Dear Credit Card Adviser,
I had a question about NPSL, or “no preset spending limit,” cards. Citi doesn’t report a balance on NPSL cards, so effectively this would put the “credit limit” at zero dollars that’s reported to the bureaus. Would this mean that carrying a small balance, say even $50, will put my credit utilization at 100 percent with the credit bureaus? And, would carrying a zero-dollar balance before my statement hits each month put my utilization at zero percent? If so, would this help or hurt my score, and is it a good idea?
NPSL credit cards aren’t your typical credit cards. “No preset spending limit” doesn’t mean unlimited spending potential, as the fine print for these cards will tell you. In some cases, issuers of NPSL cards may simply not disclose the spending limit to the cardholder and approve transactions at their discretion. In other cases, they’ll disclose a revolving credit line and approve transactions that exceed it at their discretion, without imposing an overlimit penalty. NPSL cards also differ in their repayment terms. For example, the charge cards from American Express require monthly charges to be paid in full, while others operate as charge card/credit card hybrids, only requiring payment in full for the amount charged over the revolving credit line.
The terms and conditions for one such card from Citi makes it clear which type of NPSL card it is: “Each charge that causes your new balance to exceed your revolving credit line will be evaluated based on account usage and performance, other account relationships with us, if applicable, and your experience with other creditors.”
It gets even more complicated when you look at how NPSL cards can affect credit scores.
Part of your credit score comes from credit utilization, which is the proportion of balances to credit limits on revolving accounts. Credit utilization counts toward a factor worth 30 percent of your FICO score, a score commonly used by lenders. The lower your utilization, the higher your score can be.
Unfortunately, as a recent CardHub.com study points out, card issuers of NPSL cards differ greatly in how they report the limit information of NPSL cards to the credit reporting agencies. For instance, some report a credit limit, some report a high balance or high credit (the highest amount charged over a period of time) in place of a credit limit, and some report the account as an “open” line of credit instead of a revolving account.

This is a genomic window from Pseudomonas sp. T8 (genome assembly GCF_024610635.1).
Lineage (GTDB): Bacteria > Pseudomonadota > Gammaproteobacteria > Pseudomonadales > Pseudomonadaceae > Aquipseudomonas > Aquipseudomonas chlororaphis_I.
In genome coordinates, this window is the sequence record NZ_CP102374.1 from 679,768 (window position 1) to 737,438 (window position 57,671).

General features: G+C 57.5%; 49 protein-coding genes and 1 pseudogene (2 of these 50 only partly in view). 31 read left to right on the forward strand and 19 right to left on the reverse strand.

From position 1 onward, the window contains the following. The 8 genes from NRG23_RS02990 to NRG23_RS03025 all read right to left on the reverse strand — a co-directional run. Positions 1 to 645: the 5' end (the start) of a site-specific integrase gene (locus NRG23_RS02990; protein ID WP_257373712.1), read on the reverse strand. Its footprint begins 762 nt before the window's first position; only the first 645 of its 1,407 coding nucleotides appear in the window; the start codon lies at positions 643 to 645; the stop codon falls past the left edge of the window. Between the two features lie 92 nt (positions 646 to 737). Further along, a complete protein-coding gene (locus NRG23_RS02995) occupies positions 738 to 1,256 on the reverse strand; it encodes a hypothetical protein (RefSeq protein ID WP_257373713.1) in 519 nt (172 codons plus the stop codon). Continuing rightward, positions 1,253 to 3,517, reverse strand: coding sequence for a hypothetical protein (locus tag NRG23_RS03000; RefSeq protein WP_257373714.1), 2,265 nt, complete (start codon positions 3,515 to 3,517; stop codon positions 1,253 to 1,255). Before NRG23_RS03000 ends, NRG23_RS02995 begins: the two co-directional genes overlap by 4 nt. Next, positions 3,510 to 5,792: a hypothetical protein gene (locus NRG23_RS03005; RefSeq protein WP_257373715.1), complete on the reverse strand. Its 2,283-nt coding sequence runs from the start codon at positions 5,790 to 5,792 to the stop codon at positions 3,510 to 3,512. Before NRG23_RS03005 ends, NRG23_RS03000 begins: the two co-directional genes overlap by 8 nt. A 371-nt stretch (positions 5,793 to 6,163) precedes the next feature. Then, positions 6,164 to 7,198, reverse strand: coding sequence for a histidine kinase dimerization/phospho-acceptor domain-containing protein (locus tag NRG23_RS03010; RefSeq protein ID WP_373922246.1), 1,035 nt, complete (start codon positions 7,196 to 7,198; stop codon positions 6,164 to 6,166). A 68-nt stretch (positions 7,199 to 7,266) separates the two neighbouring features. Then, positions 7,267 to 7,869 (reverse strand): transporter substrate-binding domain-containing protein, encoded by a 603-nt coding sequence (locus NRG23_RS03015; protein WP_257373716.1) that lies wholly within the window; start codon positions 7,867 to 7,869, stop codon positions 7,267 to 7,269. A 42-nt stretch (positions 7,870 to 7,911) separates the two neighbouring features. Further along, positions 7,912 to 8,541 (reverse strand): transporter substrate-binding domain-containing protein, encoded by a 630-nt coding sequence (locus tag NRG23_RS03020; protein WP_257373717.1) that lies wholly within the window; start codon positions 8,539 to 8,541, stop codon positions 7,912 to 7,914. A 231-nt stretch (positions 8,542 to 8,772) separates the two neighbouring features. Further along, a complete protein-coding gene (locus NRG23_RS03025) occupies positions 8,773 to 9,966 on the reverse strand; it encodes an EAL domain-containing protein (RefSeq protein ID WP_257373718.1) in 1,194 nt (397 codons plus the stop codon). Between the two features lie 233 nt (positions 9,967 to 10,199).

How an NPSL card is reported determines the effect on your overall credit utilization, which in turn will impact your FICO score. As far as the other factors that go into your score, such as payment history and length of credit history, an NPSL card is treated the same as a traditional credit card with a designated credit limit.
If you have an NPSL credit card, examine your credit report to see how the issuer has reported the account. You can order a free copy of your credit report under federal law at AnnualCreditReport.com.
“A limit, a high balance and the type of account it is, whether it’s revolving or open — those are the three things you should look for,” says Barry Paperno, the consumer operations manager at FICO.
First, confirm whether the account is listed as revolving or open. According to Paperno, the newest versions of the FICO scoring model, including FICO 8, do not consider open accounts for utilization, which means that spending on those accounts won’t affect this portion of your score.
If the account is reported as revolving, look to see if there’s a limit or high balance reported. If there’s a limit listed, then that limit will be factored into your credit utilization. If instead of a limit there’s a high balance, the high balance will be used as your credit limit for figuring utilization.
“If neither are reported, and the account is reported as revolving, then that account is excluded from utilization calculations by the FICO score,” says Paperno.
Now for some strategies: If your NPSL card is being taken into account for utilization, then as with any credit card, you’ll want to stay well below your credit limit or high balance. If your high balance is low, you can cope by making a large purchase to increase it, paying off the balance, and then keeping purchases well below the new high balance. If your NPSL card isn’t factoring into your utilization, then that might be the card you want to use for large purchases.
Want weekly tips on managing your credit cards? Sign up for Credit Card News.
Ask the adviser